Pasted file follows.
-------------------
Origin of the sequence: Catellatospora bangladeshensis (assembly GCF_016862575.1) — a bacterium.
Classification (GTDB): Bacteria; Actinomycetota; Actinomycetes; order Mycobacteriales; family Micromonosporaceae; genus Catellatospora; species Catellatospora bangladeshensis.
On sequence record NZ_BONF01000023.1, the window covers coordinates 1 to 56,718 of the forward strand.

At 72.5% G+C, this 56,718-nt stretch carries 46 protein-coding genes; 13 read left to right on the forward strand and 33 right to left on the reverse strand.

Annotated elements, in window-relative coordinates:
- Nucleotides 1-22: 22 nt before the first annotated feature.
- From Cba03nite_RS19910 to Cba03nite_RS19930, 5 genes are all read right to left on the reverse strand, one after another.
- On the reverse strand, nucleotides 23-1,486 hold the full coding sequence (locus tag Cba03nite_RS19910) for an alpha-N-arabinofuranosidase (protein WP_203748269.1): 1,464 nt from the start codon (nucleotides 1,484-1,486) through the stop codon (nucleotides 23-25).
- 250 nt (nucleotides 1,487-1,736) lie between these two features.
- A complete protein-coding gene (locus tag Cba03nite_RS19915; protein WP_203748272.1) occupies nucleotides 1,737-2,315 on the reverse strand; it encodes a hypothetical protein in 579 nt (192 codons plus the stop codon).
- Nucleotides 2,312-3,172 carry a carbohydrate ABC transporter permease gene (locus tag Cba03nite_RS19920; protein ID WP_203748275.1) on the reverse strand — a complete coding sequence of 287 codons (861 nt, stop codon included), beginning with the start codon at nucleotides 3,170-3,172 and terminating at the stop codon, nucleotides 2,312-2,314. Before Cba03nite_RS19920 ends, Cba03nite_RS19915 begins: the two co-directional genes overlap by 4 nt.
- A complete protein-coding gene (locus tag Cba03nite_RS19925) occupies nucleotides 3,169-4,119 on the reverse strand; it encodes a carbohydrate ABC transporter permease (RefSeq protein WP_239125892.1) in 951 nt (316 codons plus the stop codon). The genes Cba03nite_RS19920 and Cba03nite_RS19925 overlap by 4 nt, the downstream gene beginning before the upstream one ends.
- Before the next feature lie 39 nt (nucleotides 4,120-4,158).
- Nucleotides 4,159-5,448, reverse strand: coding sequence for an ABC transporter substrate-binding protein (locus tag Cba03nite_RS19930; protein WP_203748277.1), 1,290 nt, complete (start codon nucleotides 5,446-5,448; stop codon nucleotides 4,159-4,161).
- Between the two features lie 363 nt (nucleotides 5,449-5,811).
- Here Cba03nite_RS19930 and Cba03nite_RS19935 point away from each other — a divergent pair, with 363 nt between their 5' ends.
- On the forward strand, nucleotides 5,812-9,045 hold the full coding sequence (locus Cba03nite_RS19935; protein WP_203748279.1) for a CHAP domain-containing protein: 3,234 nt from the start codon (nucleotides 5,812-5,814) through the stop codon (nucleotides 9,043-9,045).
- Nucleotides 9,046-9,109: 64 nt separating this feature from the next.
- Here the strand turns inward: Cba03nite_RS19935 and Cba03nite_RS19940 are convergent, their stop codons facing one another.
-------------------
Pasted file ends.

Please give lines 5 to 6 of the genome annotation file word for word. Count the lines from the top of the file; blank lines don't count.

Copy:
Annotated elements, in window-relative coordinates:
- Nucleotides 1-22: 22 nt before the first annotated feature.